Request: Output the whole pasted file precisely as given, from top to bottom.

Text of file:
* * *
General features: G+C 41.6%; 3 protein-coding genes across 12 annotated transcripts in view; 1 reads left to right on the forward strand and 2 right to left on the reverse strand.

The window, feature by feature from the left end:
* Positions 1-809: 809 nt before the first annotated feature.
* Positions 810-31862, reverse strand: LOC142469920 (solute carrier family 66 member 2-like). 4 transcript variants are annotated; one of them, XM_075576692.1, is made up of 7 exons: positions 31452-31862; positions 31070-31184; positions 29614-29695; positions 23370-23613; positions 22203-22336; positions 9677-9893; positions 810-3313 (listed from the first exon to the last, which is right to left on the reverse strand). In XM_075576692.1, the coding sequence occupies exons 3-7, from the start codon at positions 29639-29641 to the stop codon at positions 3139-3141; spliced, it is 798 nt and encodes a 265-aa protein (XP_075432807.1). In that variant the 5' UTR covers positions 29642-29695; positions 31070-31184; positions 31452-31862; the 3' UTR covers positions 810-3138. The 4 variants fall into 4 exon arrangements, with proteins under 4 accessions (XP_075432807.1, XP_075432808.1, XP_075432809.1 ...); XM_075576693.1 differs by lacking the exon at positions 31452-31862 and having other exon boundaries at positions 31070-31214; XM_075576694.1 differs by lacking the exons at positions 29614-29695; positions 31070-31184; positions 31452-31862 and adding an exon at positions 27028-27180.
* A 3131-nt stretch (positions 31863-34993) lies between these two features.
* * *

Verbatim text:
General features: G+C 41.6%; 3 protein-coding genes across 12 annotated transcripts in view; 1 reads left to right on the forward strand and 2 right to left on the reverse strand.

The window, feature by feature from the left end:
* Positions 1-809: 809 nt before the first annotated feature.
* Positions 810-31862, reverse strand: LOC142469920 (solute carrier family 66 member 2-like). 4 transcript variants are annotated; one of them, XM_075576692.1, is made up of 7 exons: positions 31452-31862; positions 31070-31184; positions 29614-29695; positions 23370-23613; positions 22203-22336; positions 9677-9893; positions 810-3313 (listed from the first exon to the last, which is right to left on the reverse strand). In XM_075576692.1, the coding sequence occupies exons 3-7, from the start codon at positions 29639-29641 to the stop codon at positions 3139-3141; spliced, it is 798 nt and encodes a 265-aa protein (XP_075432807.1). In that variant the 5' UTR covers positions 29642-29695; positions 31070-31184; positions 31452-31862; the 3' UTR covers positions 810-3138. The 4 variants fall into 4 exon arrangements, with proteins under 4 accessions (XP_075432807.1, XP_075432808.1, XP_075432809.1 ...); XM_075576693.1 differs by lacking the exon at positions 31452-31862 and having other exon boundaries at positions 31070-31214; XM_075576694.1 differs by lacking the exons at positions 29614-29695; positions 31070-31184; positions 31452-31862 and adding an exon at positions 27028-27180.
* A 3131-nt stretch (positions 31863-34993) lies between these two features.